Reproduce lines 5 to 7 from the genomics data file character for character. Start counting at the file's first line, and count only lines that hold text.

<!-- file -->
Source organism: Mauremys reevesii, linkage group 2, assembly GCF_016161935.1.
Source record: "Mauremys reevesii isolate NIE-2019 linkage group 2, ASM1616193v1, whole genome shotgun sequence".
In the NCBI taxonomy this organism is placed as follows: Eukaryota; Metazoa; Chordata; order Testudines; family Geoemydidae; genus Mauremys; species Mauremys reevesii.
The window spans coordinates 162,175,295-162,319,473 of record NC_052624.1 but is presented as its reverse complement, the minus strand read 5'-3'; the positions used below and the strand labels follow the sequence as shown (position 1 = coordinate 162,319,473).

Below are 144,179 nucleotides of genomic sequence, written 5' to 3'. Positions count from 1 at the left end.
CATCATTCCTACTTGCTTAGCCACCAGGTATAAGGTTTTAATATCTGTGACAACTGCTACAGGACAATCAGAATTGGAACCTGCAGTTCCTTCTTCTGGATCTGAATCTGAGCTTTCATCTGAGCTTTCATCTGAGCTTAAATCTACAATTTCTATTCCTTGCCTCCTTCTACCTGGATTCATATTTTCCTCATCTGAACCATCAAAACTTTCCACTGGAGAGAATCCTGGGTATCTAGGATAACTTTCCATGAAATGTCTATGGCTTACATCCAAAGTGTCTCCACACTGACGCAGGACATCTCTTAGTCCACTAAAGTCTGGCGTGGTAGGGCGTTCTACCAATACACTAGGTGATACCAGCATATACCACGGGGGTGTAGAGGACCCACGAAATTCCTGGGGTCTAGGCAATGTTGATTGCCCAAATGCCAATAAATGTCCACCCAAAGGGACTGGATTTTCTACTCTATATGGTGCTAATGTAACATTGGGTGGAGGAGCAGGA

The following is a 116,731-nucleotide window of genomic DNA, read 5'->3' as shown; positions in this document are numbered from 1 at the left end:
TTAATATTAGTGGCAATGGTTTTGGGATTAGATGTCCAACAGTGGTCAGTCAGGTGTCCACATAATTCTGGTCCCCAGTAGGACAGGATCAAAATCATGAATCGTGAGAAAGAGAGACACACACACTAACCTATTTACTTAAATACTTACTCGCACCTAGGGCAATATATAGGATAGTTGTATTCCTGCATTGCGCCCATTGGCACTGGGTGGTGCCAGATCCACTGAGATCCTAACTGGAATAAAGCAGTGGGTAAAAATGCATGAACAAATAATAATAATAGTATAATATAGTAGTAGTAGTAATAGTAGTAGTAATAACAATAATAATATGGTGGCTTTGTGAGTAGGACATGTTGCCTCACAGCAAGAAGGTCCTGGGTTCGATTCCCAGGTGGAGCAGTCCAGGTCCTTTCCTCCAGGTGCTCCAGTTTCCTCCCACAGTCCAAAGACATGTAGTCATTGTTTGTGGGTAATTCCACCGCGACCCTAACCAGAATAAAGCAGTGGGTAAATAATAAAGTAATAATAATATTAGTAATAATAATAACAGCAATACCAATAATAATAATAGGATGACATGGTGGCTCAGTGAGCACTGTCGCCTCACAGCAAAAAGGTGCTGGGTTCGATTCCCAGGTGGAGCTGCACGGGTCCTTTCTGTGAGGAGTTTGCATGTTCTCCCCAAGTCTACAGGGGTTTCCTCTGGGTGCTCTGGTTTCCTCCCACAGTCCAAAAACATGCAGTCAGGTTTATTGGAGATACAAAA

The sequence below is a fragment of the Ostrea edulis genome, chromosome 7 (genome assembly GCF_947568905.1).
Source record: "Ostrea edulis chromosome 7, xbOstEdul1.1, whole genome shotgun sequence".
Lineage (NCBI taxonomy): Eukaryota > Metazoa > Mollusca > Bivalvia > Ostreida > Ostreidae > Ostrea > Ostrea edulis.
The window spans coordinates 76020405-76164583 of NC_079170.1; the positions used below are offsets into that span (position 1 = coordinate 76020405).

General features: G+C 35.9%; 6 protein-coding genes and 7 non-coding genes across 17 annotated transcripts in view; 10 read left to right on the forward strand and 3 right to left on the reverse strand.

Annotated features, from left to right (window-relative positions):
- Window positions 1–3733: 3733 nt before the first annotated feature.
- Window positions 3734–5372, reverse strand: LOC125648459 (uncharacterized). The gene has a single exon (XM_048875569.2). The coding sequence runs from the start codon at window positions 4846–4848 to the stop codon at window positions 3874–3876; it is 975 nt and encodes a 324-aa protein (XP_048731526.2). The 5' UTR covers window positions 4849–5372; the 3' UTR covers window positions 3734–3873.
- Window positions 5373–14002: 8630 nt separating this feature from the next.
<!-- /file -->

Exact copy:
Below are 144,179 nucleotides of genomic sequence, written 5' to 3'. Positions count from 1 at the left end.
CATCATTCCTACTTGCTTAGCCACCAGGTATAAGGTTTTAATATCTGTGACAACTGCTACAGGACAATCAGAATTGGAACCTGCAGTTCCTTCTTCTGGATCTGAATCTGAGCTTTCATCTGAGCTTTCATCTGAGCTTAAATCTACAATTTCTATTCCTTGCCTCCTTCTACCTGGATTCATATTTTCCTCATCTGAACCATCAAAACTTTCCACTGGAGAGAATCCTGGGTATCTAGGATAACTTTCCATGAAATGTCTATGGCTTACATCCAAAGTGTCTCCACACTGACGCAGGACATCTCTTAGTCCACTAAAGTCTGGCGTGGTAGGGCGTTCTACCAATACACTAGGTGATACCAGCATATACCACGGGGGTGTAGAGGACCCACGAAATTCCTGGGGTCTAGGCAATGTTGATTGCCCAAATGCCAATAAATGTCCACCCAAAGGGACTGGATTTTCTACTCTATATGGTGCTAATGTAACATTGGGTGGAGGAGCAGGA

The following is a 116,731-nucleotide window of genomic DNA, read 5'->3' as shown; positions in this document are numbered from 1 at the left end: